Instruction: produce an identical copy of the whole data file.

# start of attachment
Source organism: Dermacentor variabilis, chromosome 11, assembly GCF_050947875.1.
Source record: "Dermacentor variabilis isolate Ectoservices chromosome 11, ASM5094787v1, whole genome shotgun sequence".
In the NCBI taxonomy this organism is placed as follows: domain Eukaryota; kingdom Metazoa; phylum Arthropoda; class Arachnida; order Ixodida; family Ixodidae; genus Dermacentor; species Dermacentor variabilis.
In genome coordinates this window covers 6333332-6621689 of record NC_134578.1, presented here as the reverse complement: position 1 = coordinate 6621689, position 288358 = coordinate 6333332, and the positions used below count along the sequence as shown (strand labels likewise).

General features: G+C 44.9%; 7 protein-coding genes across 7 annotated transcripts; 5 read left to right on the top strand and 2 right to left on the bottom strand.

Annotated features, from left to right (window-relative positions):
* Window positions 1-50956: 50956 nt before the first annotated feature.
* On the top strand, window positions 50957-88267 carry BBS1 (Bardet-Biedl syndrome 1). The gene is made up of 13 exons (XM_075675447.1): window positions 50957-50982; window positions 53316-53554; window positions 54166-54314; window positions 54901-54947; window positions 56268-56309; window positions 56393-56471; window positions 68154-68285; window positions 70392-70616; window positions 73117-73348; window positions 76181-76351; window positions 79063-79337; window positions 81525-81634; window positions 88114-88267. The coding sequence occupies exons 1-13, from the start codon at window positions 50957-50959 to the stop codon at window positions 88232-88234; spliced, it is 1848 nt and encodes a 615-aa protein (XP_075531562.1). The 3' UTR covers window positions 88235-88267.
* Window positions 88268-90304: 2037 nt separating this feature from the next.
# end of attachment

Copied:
Source organism: Dermacentor variabilis, chromosome 11, assembly GCF_050947875.1.
Source record: "Dermacentor variabilis isolate Ectoservices chromosome 11, ASM5094787v1, whole genome shotgun sequence".
In the NCBI taxonomy this organism is placed as follows: domain Eukaryota; kingdom Metazoa; phylum Arthropoda; class Arachnida; order Ixodida; family Ixodidae; genus Dermacentor; species Dermacentor variabilis.
In genome coordinates this window covers 6333332-6621689 of record NC_134578.1, presented here as the reverse complement: position 1 = coordinate 6621689, position 288358 = coordinate 6333332, and the positions used below count along the sequence as shown (strand labels likewise).

General features: G+C 44.9%; 7 protein-coding genes across 7 annotated transcripts; 5 read left to right on the top strand and 2 right to left on the bottom strand.

Annotated features, from left to right (window-relative positions):
* Window positions 1-50956: 50956 nt before the first annotated feature.
* On the top strand, window positions 50957-88267 carry BBS1 (Bardet-Biedl syndrome 1). The gene is made up of 13 exons (XM_075675447.1): window positions 50957-50982; window positions 53316-53554; window positions 54166-54314; window positions 54901-54947; window positions 56268-56309; window positions 56393-56471; window positions 68154-68285; window positions 70392-70616; window positions 73117-73348; window positions 76181-76351; window positions 79063-79337; window positions 81525-81634; window positions 88114-88267. The coding sequence occupies exons 1-13, from the start codon at window positions 50957-50959 to the stop codon at window positions 88232-88234; spliced, it is 1848 nt and encodes a 615-aa protein (XP_075531562.1). The 3' UTR covers window positions 88235-88267.
* Window positions 88268-90304: 2037 nt separating this feature from the next.